Moment to Remember/Forget: At one point, I needed to score ten points from BaH! because I had already used some of those points with All-Out War. My I.K.S. Rotarran (Ship of Tears) flew over to Aid Lost Colony to begin an engagement against an empty U.S.S. Pasteur (Medical Ship). As soon as I announced the engagement, I began counting the Honor Klingons aboard the ship, and realised I didn't have any. My battle hardened Klingons couldn't beat an empty medical ship. Facepalm moment #2.
Game Result: Full win 100-55
Tournament Standing: 2 wins, 1 loss.

Day 1, Round 4 vs. Mike Harrington (Ajnaran)
Deck: Mike was playing a [TNG] Next Generation [Fed] Federation Kirk deck using Worf (Security Detail Leader) to look at up to four dilemmas from the top of my dilemma pile whenever he wanted. His decklist has not yet been posted online.
Game Summary: Mike began this tournament with two earned byes for his performance at the 2009 North American continental championships. He then beat Will in round three before this match up in round four. Is two byes and two Hoskins a good way to start a tournament? It was for Mike, as this game was over in less than fifteen minutes, thanks to my memory and my dilemma pile. Mike's deck was fast, and I knew that I would probably have had to give him a mission or two before I could wage war on his personnel. Unfortunately, at Investigate Maquis Activity, I totally forgot Mike had played Leonard H. McCoy (Remarkable Man). I drew both Aftereffects and Unfair Terms, but I only played one of them thinking that it would be enough against his team of weenies. It wasn't and he completed the mission. He then moved to Transport Delegations before checking the top dilemma with Worf. Necessary Execution might have caused him problems, so he attempted with one to remove it before beginning his main attempt with five personnel. Mot (The Barber) was part of the team, so I got to draw four dilemmas. The three space dilemmas and Skeleton Crew that I drew meant that Mike completed the mission without facing a dilemma. While still cursing at my dilemma pile, I decide I need to make a move on my turn. I attempted with seven personnel at Protect the Escapees and ran into Hard Time followed by Where No One Has Gone Before. That resulted in no overcome dilemmas, and all my personnel taking at trip to the edge of the universe. On Mike's next turn, he used Worf again before attempting his space mission. I didn't think my dilemma pile could get any worse, but it did. The only dilemma I drew that I could use was Secret Identity. I used it to remove James T. Kirk (Original Thinker), but Mike still had half his deck to choose from, and it made no difference. Game Over.
Moment to Remember/Forget: Umm, the whole game.
Game Result: Full loss 0-100
Tournament Standing: 2 wins, 2 losses.

Day 1, Round 5 vs. Josh Sheets (prylardurden)
Deck: Josh was playing a [TN] Terok Nor weenie deck. You can read his decklist here.
Game Summary: I had no idea what to expect when I saw Josh's missions. I did have more of an idea after his first turn though: Weenie Jem'Hadar, and cheap high-attribute personnel like Persis (Loyal Daughter) and Odo (Wayward Link). My opening hand was filled with battle cards, so I decided to play them over the first few turns instead letting them clog up my hand. Unfortunately, Josh had played the two one-cost Jem'Hadar, Odera'Klen and Rak'tazan, by this point, and they were both sacrificed with Our Death is Glory To the Founders to prevent me from playing two copies of Point Blank Strike. Despite this small setback to his personnel count, Josh was out attempting his missions way before I was ready, and completed Kressari Rendezvous quickly. After that I had more success with my dilemmas, and was able to kill off a number of weenies. Meanwhile, I began my own mission attempts and discovered an annoying quality of Josh's initial dilemma selections: he was able to stop two attempts without leaving a single overcome dilemma beneath the mission. My small team of Klingons had to face multiple copies of Hard Time, as well as The Dal'Rok and Where No One Has Gone Before. Fortunately, once I had faced them, Josh began using "regular" dilemmas that did get overcome, and I was eventually able to complete two missions. My dilemmas had built up underneath Survey New World by this point, and I was forced to use an Uninvited to get Full Complement in order to stop a team of four personnel from completing the mission. I don't know whether I had removed mission skills, or whether Josh was worried about losing his ship to Kruge (Instinctive Commander), but he declined to make a second attempt, despite having what looked like enough personnel remaining to do so. That decision was enough for me to win the game within two turns. Despite Josh completing Survey New World on his next turn, I was able to make multiple attempts - thanks to The Sword of Kahless - and completed Brute Force for the win.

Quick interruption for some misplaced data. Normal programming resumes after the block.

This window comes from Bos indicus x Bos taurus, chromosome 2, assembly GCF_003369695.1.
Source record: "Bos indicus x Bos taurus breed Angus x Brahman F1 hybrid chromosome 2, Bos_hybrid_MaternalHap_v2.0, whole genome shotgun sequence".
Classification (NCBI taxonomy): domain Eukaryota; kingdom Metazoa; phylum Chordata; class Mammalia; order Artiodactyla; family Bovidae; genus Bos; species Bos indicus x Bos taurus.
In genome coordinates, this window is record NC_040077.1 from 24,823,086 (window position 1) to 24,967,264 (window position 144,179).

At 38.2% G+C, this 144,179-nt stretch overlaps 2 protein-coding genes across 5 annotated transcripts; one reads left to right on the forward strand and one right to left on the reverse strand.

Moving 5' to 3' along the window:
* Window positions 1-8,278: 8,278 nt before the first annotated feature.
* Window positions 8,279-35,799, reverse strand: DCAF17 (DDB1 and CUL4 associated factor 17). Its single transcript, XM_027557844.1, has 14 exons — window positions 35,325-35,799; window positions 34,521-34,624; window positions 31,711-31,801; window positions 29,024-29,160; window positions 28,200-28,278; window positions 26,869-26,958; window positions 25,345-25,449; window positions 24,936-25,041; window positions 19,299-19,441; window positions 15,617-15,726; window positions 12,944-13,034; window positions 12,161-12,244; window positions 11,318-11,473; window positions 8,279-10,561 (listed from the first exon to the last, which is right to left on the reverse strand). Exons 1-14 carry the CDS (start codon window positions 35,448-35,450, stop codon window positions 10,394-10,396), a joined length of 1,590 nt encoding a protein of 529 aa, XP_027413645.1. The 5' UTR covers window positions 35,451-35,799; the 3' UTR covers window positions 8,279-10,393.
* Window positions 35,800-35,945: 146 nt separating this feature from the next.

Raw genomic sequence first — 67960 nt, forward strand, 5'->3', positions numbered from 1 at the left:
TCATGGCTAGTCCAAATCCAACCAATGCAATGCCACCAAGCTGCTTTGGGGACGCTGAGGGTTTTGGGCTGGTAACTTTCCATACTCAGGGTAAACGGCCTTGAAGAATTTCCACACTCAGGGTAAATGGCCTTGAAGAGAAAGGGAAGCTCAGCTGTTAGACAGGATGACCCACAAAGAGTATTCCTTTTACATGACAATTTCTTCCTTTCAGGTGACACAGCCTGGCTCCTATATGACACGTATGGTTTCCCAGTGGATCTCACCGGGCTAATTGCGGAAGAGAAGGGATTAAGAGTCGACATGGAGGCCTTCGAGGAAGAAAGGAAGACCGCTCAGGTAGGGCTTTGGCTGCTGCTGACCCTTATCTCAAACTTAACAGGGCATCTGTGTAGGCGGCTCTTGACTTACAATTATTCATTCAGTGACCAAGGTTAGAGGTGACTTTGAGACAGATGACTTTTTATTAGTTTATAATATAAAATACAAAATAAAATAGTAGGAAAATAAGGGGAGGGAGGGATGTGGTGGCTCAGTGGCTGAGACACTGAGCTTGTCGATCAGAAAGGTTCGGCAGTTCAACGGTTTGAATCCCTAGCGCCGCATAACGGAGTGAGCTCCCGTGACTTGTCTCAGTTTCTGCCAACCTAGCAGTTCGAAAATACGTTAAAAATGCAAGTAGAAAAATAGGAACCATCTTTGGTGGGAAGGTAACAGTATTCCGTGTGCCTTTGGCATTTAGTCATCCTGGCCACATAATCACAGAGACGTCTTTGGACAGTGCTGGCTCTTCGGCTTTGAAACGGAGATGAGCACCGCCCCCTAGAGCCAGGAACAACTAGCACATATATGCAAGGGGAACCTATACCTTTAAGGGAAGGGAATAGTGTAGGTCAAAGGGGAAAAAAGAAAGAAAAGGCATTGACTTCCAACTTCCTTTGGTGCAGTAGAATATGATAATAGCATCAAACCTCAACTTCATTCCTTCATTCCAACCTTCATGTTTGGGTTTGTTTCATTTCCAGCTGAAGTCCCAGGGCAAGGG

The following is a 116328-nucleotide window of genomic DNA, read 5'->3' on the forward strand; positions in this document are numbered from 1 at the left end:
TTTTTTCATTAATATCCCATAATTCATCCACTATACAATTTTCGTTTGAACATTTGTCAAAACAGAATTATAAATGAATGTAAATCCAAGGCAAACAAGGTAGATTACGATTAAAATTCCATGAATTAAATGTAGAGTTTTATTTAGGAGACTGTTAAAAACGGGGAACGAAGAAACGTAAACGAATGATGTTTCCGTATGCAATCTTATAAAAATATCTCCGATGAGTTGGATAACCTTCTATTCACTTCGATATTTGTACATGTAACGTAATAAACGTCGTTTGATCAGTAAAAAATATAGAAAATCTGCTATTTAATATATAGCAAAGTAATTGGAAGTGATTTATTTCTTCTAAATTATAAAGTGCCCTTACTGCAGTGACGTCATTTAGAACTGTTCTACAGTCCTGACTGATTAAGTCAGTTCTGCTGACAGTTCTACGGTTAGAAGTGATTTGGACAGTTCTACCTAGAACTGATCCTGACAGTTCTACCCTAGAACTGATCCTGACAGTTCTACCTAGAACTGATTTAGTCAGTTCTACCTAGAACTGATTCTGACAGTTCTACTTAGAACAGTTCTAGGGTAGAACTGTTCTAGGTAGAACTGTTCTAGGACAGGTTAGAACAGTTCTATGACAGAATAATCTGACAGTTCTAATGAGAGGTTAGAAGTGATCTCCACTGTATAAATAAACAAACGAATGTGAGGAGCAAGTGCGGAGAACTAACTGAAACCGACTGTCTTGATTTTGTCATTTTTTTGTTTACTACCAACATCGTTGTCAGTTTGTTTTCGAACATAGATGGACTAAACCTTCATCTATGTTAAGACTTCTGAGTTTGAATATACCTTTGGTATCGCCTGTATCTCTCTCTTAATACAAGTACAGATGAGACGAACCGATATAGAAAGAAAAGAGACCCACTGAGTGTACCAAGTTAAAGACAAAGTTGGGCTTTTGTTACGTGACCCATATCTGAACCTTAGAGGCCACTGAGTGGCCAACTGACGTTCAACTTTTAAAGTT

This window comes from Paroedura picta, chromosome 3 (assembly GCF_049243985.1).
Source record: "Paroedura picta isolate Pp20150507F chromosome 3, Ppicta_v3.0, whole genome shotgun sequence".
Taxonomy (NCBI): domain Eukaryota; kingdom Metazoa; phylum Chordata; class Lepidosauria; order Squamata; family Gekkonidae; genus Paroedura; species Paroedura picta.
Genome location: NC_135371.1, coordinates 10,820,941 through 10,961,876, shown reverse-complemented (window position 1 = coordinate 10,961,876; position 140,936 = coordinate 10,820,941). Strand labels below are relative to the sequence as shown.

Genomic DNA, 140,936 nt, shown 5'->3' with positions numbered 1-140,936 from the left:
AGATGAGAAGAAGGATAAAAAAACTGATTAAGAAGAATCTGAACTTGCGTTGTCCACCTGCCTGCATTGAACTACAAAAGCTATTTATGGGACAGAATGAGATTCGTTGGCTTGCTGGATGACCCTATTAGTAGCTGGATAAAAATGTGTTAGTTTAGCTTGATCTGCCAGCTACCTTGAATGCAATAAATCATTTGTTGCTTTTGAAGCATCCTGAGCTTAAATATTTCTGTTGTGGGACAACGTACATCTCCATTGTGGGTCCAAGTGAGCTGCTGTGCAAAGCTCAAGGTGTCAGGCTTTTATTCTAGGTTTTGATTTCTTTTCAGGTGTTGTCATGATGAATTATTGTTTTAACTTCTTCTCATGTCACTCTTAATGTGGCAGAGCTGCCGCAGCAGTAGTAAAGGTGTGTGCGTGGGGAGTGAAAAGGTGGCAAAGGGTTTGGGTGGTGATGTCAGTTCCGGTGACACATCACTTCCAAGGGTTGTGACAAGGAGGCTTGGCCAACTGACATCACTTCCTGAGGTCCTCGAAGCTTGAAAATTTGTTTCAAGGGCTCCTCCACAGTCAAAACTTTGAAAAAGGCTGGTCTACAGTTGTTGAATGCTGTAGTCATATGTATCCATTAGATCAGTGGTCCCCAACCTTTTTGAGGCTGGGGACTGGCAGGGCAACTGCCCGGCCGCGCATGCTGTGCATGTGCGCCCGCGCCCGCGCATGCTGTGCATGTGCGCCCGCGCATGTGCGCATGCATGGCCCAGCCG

Moment to Remember/Forget: When Josh completed Kressari Rendezvous, he used the ability on Dukat (Liberator and Protector) to make me discard the top three cards of my deck. Two of those three cards were Kruge. What are the odds? I mean, WHAT ARE THE ODDS? I calculate it to be something like 1 in 400!
Game Result: Full win 100-70
Tournament Standing: 3 wins, 2 losses.

This concludes the first part of this report. Will James Hoskin will qualify for day two? Can his virtually untested deck, and his shockingly poor dilemma pile hold out for a few more rounds? Find out in part two.